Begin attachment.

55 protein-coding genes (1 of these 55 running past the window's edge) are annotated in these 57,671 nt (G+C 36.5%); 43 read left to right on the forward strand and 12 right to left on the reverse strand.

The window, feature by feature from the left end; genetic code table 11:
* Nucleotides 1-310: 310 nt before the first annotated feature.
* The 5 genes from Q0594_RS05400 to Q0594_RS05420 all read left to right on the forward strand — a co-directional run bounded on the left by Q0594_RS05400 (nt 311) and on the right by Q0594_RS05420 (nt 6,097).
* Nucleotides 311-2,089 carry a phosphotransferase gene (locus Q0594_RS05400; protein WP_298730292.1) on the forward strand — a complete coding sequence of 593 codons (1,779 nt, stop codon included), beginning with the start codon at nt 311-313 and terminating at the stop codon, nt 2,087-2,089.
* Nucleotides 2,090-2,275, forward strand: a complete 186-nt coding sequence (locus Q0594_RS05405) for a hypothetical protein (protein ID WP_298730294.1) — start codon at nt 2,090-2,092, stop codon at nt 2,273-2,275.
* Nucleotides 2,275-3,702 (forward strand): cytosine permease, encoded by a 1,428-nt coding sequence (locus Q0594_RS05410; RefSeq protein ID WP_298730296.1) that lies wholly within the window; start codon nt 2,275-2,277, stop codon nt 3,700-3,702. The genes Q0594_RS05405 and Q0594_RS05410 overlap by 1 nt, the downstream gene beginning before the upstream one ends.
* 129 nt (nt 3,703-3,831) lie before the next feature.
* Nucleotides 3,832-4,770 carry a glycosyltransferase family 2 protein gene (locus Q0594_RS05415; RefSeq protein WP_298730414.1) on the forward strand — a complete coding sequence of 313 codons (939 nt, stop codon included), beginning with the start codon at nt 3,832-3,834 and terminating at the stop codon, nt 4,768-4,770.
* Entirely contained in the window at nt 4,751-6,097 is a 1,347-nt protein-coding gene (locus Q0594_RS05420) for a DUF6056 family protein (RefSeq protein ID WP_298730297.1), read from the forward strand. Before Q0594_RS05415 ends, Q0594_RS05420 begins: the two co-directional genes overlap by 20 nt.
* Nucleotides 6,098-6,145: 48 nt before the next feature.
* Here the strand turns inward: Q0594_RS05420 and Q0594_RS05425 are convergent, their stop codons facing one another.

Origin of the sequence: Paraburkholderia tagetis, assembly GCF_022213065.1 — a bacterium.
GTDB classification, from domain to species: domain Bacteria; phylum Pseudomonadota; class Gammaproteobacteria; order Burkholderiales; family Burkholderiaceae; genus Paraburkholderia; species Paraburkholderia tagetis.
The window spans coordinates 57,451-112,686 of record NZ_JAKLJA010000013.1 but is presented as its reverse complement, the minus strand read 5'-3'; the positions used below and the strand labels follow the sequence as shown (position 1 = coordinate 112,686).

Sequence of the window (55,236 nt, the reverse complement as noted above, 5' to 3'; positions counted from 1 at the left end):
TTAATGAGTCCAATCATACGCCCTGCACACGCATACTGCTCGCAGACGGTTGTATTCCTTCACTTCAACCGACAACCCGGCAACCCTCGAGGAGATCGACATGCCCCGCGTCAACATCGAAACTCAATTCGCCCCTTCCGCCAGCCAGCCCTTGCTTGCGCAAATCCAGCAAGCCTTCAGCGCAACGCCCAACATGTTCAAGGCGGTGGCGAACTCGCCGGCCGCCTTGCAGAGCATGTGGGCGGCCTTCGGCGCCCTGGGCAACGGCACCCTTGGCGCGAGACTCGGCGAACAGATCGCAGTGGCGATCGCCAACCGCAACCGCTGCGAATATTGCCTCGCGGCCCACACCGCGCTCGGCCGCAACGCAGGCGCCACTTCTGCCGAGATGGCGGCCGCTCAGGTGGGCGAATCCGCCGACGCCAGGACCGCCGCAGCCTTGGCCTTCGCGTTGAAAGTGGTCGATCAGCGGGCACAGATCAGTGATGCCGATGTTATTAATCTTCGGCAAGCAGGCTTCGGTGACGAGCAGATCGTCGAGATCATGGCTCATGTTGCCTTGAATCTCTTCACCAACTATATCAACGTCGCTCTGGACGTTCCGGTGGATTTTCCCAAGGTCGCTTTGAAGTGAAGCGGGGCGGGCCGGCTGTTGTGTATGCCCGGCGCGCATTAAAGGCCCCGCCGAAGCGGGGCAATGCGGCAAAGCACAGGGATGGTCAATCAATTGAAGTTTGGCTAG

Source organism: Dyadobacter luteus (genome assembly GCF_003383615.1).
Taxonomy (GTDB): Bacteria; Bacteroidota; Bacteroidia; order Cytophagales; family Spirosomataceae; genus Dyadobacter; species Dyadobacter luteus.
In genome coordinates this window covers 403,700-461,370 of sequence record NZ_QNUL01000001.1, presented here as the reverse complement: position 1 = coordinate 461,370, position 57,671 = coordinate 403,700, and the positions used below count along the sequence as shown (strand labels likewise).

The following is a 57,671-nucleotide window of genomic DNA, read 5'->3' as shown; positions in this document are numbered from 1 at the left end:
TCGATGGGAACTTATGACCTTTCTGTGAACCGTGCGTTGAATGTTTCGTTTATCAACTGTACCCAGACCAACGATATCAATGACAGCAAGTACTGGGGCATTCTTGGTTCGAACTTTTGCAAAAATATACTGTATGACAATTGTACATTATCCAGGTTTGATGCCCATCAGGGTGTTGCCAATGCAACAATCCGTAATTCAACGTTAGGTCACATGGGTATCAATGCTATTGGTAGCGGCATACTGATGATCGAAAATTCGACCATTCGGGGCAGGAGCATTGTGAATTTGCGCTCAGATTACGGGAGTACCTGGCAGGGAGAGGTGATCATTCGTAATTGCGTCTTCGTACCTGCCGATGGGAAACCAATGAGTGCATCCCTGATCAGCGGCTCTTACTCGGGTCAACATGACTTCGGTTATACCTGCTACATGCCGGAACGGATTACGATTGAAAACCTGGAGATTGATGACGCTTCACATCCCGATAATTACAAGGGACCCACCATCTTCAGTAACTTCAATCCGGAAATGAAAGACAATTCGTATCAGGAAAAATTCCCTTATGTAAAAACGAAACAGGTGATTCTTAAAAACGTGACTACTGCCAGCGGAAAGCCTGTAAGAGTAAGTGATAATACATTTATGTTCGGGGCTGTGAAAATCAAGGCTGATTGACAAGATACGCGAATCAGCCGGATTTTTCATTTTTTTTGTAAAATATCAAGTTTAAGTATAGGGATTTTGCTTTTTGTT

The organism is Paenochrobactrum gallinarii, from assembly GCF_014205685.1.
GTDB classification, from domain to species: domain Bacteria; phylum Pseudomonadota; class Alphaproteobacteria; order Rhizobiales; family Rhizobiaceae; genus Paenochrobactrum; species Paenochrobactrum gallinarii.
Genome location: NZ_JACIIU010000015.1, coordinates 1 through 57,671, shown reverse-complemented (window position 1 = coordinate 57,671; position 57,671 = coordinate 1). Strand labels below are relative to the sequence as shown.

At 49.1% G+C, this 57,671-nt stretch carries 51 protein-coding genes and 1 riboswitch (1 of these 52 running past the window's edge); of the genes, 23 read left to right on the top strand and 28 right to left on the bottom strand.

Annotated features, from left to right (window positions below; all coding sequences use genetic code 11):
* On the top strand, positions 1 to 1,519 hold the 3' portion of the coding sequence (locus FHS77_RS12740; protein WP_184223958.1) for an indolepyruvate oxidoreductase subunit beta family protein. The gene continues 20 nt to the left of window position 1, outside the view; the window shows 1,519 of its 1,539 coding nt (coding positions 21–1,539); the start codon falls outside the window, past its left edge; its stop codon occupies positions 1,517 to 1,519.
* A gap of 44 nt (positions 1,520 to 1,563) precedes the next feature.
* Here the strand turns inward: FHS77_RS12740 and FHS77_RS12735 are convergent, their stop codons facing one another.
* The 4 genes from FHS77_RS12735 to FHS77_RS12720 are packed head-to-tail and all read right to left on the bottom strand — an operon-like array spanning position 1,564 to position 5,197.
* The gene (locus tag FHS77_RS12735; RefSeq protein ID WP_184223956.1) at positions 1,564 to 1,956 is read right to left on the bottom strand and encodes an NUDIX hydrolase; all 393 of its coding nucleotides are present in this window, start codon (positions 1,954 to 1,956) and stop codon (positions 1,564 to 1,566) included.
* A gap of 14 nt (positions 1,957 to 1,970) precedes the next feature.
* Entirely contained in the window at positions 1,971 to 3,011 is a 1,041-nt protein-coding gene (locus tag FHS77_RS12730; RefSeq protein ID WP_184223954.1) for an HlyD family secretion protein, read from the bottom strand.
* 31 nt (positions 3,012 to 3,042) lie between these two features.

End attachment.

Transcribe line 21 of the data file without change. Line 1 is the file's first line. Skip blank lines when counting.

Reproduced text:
The following is a 57,671-nucleotide window of genomic DNA, read 5'->3' as shown; positions in this document are numbered from 1 at the left end: